With a lens adapter on your camera, we detail how to change your aperture.
Gobe HQ | Australia
Many photographers wonder whether they can still change the aperture setting with a lens adapter added to their camera.
Aperture affects how much light enters a camera. Adjusting the aperture setting is a prominent part of photography; it allows a photographer to influence light exposure, and change the depth of field of the lens, thus altering the perception of objects in the foreground or background. Lens adapters allow you to mix and match different lenses with your camera. A camera that allows for different lenses gives a photographer more flexibility over focal length and aperture settings.
If you use a modern camera with autofocus functioning, a lens adapter doesn’t allow electronic data to transfer from the lens to the camera. This means autofocus features will no longer work. This also means that the aperture control won’t work properly. Essentially, the aperture would remain totally open, with no possibility to adjust it.
Manual adjustment of your aperture
The only way around this is to adjust the aperture manually, using stopped down metering. To do this, open the aperture as wide as possible, while focusing on your subject. Then calculate the correct exposure for the ISO setting you intend to use. Next, set the shutter speed, and then stop the lens down to the required aperture setting. At this point, take the exposure measurement, if metering is supported on your camera. You can then shoot your photo. Look at your image and check the exposure. If it isn’t correct, tweak the aperture and shutter speed, re-take the photo and check again until your photo is spot-on.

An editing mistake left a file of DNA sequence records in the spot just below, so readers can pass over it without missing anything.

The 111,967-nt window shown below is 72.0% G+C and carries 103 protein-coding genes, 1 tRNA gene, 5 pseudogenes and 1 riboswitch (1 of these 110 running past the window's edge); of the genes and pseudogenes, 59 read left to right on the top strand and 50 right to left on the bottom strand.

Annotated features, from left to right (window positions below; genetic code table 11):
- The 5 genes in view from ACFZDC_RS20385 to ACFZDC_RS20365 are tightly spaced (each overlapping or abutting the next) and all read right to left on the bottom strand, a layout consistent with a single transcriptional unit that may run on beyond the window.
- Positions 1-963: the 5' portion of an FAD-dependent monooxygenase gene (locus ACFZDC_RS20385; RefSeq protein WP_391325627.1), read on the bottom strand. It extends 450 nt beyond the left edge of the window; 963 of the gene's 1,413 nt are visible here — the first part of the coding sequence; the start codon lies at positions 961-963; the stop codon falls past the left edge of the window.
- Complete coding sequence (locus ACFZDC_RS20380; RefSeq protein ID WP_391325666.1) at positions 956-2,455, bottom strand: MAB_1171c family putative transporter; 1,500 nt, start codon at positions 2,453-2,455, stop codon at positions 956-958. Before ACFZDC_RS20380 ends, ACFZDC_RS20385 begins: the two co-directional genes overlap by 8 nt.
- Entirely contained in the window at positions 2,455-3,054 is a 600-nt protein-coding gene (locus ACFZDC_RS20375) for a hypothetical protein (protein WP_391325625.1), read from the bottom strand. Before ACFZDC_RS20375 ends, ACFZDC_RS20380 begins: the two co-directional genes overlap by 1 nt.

Some lens adapters support electronic communication between the lens and camera, enabling the retention of autofocusing. Some lens adapters also allow you to use aperture-priority AE mode. However, you may still find there’s no automatic stop down and the aperture isn’t displayed in the viewfinder. There are also some lens adapters that let you control aperture by a panel on the adapter, rather than the camera itself.
The newer generation of lens adapters with power functioning aren’t cheap. If you are thinking about getting one, weigh up whether it’s worth paying the extra cost.
Feature image by Christian Fregnan